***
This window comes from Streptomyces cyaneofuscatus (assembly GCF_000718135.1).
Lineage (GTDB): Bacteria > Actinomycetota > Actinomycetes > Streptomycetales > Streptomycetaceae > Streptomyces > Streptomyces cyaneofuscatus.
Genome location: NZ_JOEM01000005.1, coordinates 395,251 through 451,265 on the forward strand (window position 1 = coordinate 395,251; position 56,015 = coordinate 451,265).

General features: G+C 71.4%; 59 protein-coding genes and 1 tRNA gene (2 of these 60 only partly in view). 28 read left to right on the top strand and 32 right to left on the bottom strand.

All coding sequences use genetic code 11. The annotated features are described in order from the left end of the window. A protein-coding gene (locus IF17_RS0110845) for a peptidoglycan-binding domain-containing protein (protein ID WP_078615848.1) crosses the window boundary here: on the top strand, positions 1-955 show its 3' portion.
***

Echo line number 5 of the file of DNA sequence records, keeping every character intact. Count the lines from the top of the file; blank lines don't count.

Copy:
All coding sequences use genetic code 11. The annotated features are described in order from the left end of the window. A protein-coding gene (locus IF17_RS0110845) for a peptidoglycan-binding domain-containing protein (protein ID WP_078615848.1) crosses the window boundary here: on the top strand, positions 1-955 show its 3' portion.